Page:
Death to the Highlighter

I walked in and saw my resident with a teaching degree painting her text with a yellow highlighter. Couldn’t restrain myself, and had to say something. I can’t fully describe the mountain of second hand texts I’ve used that have been literally dipped in fluorescent ink.

pen holder: death to the highlighter Katie T via Compfight

The idea is a reasonable one. A highlighter does move you from passive reading to a more active style of reading. A bit. More, if you do it correctly. No one does.


Want to use a highlighter correctly? Read actively.


Active reading means taking something apart, and putting it back together again, ideally. That means making a graph, constructing a table, doing a drawing, or, most simply, making a summary. It also means making a paragraph out of a table, or a graph. A standard method of looking at scientific papers is to look at raw data, and see what you can come up with yourself. You’ve read the title, and the abstract. It’s enough to get your interest, and see what they think. What do you think? That’s right, not reading the discussion, but looking at the data, and thinking.


How do you take a textbook chapter apart? One standard approach is the following: 1) Read the summary, FIRST. Uncommonly, they’re at the front of a chapter. Usually, they’re at the end. Read that slowly, carefully. You may not understand much of it. That’s Good! It raises all sorts of subconscious, and some not so subconscious questions in your mind. It makes you read to try to find an answer. 2) Read all the headlines, bold print, italics in the chapter, AND THAT’S IT, and then the summary again, slowly. You still won’t get it. 3) Look at all the diagrams, photos, tables, AND THAT’S IT, and then the summary again….you may start to understand a bit. 4) Then you SPEED READ, never stopping your eyes, and reading over. Then read that summary again. During your speed read, use the INSERT system to make marks in the margin of your page. 5) Now you can highlight, pick out the juicy facts you want to pop out in your brain.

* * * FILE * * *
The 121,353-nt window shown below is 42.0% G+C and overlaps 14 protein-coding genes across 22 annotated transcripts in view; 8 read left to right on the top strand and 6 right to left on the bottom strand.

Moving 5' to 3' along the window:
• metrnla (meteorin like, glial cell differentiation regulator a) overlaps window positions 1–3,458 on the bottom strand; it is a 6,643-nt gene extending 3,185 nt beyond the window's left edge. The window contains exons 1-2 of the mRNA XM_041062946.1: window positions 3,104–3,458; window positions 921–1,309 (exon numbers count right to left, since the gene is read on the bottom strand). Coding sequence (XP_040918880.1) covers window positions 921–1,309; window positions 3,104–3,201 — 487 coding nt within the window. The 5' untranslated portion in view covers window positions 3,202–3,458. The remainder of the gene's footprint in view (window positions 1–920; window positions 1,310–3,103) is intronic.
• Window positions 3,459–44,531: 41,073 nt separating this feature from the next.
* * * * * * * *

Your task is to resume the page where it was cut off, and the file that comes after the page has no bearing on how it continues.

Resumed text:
That’s sort of unravelling the chapter, actively looking at highlights, and slowly rolling it back up again.


Your retention rate will ZOOM. Speed read? You’ll get better at it. It means not subvocalizing. It means NOT SAYING THE WORD IN YOUR HEAD. Always move forward, if you don’t get it mark the margin. It means reading MORE THAN ONE WORD AT ONCE. Practiced speed readers can read entire chunks, literally chunks of words. Many styles, same principles.


The INSERT system? Interactive Notation to Effective Reading and Thinking. Use a checkmark in the margin to confirm something you already knew. An exclamation mark if a point is controversial! A plus sign if this is new knowledge, something you wanted to know. A minus mark, I usually circle it, if you disagree, or if the knowledge is something that contradicts a fact you thought you knew. The question mark? If you don’t get it! And, don’t forget, write things down in the margin, your own thoughts.


So, you’ve read the chapter. The above techniques will help you understand, and remember.


That’s a standard strategy. There’s learning a strategy, and being strategic. Reading comprehension goes up when you can make links to prior knowledge, make predictions, visualize, and monitor your level of understanding. Can you do that at the same time?


Well, probably some. You can link things up. That’s the check mark in the INSERT system. Can you let your mind float, and imagine, predict, can you see it? How do you assess your level of understanding?


That may require some more active transformation. Summarization clearly helps you. Can you use this opportunity to transform your material? Challenge yourself to put into a different format. Draw a picture! Make a table, or a graph.


Highlighters. Easy to buy. Easy to paint.


Largely useless.


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